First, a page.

Academic journal article Community College Enterprise

The College Fear Factor: How Students and Professors Misunderstand One Another

Academic journal article Community College Enterprise

The College Fear Factor: How Students and Professors Misunderstand One Another

Article excerpt

The College Fear Factor: How Students and Professors Misunderstand One Another

Rebecca D. Cox

Cambridge: Harvard University Press, 2011. 216 pages.

$16.95usD/Paperback

The First-Generation College Experience

Amy Baldwin

Boston: Pearson Higher Ed., 201 I. 320 pages.

$51.20USD/Paperback

I think a lot about first-generation college students because a long time ago I was one myself. I remember trying to figure out what constituted "good work" in the college classroom. Unlike my previous schooling, it wasn't merely completing worksheets, or remembering and regurgitating what the teacher or the textbook had said. None of my college literature teachers, for instance, were going to just tell us the meaning of all those images of tin in that one Nathaniel Hawthorne story. We had to come up with "meaning" on our own. The other students seemed to understand that; they seemed to know how to have ideas, and how to talk about them with the professor. I spent my first semester quiet, waiting for worksheets that never materialized, wondering how I was really supposed to understand an assigned text when the professor never exactly told me how.

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I think often about that semester as I listen to my colleagues talk.

"What's with these people?" they say. "Why do they wait for us to tell them every little step, and then resist? It's like teaching a bunch of stones."

Because I was once a "stone," I wonder whether the students who frustrate my colleagues are first-generation students, and I try to explain to them my own first-generation difficulties. I try to articulate the shifts in my thinking and speaking that took a long time to feel authentic; I try to explain the guilt I felt as the beliefs and patterns of my working-class home culture scuffed up against the identity and aspirations I cultivated on campus.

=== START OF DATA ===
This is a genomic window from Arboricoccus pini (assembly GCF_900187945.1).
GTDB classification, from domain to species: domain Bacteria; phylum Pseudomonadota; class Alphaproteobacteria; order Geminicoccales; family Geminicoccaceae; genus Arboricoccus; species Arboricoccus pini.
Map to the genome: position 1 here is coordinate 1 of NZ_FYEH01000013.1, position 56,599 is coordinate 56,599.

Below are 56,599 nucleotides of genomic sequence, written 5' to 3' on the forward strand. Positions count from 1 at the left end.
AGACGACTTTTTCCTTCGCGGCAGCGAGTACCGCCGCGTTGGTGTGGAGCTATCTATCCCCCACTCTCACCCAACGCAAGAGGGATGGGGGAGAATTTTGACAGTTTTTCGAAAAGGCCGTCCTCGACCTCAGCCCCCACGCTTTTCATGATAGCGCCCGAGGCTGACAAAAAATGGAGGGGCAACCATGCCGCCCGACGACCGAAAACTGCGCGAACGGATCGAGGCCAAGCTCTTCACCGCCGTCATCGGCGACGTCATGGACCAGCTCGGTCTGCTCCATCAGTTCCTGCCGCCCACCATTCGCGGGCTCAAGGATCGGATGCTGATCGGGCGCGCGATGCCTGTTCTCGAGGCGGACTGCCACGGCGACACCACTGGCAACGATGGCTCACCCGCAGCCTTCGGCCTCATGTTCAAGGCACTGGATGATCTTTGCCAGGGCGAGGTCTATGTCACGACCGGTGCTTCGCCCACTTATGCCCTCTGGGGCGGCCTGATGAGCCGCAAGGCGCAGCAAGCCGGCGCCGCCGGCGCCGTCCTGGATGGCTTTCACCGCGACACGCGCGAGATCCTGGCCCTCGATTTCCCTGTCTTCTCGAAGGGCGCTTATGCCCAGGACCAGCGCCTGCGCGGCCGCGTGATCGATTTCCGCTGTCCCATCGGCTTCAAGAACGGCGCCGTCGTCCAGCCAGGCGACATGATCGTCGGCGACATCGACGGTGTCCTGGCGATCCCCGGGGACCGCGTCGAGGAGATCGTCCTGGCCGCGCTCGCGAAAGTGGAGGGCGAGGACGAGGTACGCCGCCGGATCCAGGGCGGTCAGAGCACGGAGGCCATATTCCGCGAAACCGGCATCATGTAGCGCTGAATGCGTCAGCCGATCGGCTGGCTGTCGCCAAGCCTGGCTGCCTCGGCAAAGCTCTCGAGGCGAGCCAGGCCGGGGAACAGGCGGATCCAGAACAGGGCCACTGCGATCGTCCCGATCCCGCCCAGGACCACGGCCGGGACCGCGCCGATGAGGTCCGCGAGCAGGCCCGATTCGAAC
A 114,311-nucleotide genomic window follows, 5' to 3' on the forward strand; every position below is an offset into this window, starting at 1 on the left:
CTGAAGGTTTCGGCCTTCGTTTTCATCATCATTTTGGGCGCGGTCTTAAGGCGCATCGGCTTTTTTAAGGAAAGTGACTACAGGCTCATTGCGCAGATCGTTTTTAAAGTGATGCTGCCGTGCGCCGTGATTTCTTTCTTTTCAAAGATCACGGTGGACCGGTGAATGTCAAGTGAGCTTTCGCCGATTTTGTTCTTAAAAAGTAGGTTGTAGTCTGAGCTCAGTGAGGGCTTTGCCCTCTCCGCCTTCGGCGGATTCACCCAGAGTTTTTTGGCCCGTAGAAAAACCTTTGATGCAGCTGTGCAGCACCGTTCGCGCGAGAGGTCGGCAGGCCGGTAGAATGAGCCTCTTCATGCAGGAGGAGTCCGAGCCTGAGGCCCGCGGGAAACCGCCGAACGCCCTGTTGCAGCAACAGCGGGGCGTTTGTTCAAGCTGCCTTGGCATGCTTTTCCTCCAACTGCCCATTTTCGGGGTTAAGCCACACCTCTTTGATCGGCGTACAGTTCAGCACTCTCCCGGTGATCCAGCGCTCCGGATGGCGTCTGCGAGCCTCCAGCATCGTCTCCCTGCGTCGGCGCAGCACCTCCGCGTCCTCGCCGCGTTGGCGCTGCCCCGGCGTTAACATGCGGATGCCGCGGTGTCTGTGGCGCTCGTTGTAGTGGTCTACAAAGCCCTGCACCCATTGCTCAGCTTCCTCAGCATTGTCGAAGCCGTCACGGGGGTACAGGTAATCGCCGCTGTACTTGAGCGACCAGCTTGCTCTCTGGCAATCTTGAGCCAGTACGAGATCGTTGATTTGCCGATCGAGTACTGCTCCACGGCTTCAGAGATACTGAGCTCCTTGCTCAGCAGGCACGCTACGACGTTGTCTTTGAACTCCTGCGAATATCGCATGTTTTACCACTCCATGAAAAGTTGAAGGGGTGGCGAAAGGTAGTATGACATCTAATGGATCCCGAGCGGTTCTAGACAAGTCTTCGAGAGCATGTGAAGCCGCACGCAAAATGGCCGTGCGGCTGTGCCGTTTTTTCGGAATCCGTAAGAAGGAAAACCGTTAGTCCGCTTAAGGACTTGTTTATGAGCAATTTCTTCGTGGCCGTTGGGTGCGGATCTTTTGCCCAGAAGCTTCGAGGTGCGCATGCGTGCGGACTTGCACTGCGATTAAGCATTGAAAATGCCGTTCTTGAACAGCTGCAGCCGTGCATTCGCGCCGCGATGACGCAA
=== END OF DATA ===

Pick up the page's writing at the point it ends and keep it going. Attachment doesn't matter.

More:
But my colleagues often seem unconvinced. These people, they say. They need to learn what college is.

I usually leave these conversations confounded by the gap between first-generation students and their not-first-generation professors. I've been looking for texts to help fill that gap-both for students, and for their professors. Rebecca Cox's The College Fear Factor: How Students and Professors Misunderstand One Another helps with that job, explaining the disconnect between students' expectations of college and how our classrooms actually are. Amy Baldwin's The First-Generation College Experience, on the other hand, just confounds me more.

Let's start with Cox's Fear Factor book, which is aimed at instructors and administrators. An Assistant Professor of Education at Seton Hall University in New Jersey, Cox focuses her scholarly work on students' transitions between high school and college, and on the dynamics of teaching and learning. Cox wrote this book after five years of interviewing students and observing them in composition classes at community colleges. She doesn't focus exclusively on first-generation students, but the student fears seem to me far more prevalent among first-generation students who are unsure what to expect from college.

Cox focuses on those silent students--the kind I was as I was trying to find my academic feet. She points to the ones who don't talk to the instructors, or who never turn in work, or who work against our inquiry-driven classroom climates by seemingly refusing to entertain our questions. Those students' responses, Cox asserts, are likely fanned by their own "fear factors"--deep doubts about whether they're college material at all. They've carried a certain vision of what "college" will feel like--it's something from the 19th century, or from movies like Legally Blonde, where learned professors recite knowledge. From Cox's point of view, students doubt they're capable of succeeding there, doubt they're able to think profoundly enough or write well enough to survive the course. …

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